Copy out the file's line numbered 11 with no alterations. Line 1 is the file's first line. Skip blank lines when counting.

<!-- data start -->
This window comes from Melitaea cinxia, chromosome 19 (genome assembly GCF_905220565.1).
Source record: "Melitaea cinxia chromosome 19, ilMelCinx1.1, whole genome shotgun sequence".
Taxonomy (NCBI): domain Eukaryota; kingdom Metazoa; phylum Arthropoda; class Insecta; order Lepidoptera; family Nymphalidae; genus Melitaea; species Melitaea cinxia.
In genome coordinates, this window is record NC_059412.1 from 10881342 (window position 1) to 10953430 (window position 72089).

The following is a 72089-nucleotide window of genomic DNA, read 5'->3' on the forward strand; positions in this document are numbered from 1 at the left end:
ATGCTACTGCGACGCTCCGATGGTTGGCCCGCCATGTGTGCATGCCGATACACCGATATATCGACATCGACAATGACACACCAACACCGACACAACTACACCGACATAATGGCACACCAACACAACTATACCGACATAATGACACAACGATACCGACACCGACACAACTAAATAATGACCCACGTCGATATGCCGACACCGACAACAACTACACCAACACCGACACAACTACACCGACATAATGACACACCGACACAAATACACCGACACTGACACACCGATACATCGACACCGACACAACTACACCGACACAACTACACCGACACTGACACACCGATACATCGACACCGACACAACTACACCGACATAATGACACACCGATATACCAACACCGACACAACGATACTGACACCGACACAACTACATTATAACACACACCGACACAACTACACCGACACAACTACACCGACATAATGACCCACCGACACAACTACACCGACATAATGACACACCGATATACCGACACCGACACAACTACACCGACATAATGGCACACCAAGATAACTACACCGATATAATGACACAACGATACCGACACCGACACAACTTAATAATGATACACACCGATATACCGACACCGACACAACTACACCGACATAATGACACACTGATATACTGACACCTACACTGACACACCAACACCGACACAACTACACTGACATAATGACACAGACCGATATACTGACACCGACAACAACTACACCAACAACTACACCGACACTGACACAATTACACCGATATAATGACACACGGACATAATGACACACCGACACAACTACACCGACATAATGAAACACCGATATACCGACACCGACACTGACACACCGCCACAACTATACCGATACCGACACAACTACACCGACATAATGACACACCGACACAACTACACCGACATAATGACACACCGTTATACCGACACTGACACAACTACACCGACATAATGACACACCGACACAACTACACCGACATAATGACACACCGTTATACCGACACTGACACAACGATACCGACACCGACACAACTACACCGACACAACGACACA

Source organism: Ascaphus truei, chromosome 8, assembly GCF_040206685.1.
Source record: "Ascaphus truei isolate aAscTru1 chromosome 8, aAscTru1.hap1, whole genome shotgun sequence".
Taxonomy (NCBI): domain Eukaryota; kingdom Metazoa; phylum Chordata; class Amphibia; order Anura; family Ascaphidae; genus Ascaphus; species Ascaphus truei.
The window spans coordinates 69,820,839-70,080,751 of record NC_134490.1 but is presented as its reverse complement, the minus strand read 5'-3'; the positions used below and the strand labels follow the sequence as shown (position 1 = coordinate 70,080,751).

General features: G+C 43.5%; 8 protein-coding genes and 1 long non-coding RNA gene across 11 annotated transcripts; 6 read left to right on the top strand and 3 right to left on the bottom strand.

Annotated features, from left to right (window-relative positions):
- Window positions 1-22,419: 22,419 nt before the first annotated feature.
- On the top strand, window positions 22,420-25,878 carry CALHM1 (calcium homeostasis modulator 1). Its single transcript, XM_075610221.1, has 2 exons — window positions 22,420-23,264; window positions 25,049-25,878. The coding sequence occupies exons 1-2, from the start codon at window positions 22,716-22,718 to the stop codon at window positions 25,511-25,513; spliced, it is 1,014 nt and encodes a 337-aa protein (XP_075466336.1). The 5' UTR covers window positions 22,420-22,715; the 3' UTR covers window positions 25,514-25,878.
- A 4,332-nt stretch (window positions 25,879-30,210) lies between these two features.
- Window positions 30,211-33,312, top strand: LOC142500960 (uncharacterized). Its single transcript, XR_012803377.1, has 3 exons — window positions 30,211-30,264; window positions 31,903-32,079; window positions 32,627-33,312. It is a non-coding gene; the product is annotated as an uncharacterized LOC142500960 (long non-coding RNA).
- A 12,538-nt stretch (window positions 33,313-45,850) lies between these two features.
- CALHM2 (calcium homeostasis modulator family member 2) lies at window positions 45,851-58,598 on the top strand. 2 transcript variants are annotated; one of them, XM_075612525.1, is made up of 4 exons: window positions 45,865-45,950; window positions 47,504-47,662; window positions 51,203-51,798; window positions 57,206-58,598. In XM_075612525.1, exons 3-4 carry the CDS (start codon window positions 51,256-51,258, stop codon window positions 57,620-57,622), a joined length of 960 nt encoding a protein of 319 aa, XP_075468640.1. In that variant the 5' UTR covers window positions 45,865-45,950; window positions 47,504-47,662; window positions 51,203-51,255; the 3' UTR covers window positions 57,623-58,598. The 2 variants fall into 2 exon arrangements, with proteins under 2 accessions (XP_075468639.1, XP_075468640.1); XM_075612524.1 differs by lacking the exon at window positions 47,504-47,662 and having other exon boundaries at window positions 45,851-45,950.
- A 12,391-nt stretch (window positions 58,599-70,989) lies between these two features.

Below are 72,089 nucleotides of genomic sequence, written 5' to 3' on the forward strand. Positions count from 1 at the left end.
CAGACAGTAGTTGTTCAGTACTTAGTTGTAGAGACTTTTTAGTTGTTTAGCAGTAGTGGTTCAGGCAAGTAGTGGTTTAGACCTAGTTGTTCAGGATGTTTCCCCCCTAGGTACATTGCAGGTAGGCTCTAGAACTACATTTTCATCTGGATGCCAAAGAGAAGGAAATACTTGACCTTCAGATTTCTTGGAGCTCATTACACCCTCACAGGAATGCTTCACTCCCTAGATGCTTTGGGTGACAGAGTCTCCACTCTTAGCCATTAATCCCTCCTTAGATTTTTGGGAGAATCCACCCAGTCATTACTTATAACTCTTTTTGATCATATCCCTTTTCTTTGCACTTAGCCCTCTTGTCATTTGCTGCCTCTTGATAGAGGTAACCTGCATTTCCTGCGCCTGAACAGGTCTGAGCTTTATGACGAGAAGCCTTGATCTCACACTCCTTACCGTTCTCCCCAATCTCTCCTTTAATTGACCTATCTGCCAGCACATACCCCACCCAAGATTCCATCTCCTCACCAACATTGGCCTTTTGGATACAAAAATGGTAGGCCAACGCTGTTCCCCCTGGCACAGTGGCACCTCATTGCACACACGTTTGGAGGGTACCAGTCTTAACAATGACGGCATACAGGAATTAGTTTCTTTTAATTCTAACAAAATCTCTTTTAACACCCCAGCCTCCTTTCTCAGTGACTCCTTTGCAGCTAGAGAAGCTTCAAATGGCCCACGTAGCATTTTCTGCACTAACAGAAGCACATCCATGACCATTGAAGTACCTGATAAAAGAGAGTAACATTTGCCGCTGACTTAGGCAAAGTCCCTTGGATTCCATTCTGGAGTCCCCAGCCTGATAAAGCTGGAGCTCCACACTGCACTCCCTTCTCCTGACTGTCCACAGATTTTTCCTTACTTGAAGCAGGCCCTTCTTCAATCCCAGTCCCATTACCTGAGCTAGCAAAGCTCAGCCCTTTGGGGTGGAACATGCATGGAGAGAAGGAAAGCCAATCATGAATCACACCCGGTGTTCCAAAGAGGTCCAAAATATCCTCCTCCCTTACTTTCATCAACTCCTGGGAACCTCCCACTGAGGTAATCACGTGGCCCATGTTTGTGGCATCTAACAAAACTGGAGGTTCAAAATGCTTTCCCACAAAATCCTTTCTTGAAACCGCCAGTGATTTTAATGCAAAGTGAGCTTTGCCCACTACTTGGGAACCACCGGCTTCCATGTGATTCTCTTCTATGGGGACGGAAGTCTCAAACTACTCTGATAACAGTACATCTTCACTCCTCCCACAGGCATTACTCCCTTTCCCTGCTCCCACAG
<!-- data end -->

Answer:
General features: G+C 43.5%; 8 protein-coding genes and 1 long non-coding RNA gene across 11 annotated transcripts; 6 read left to right on the top strand and 3 right to left on the bottom strand.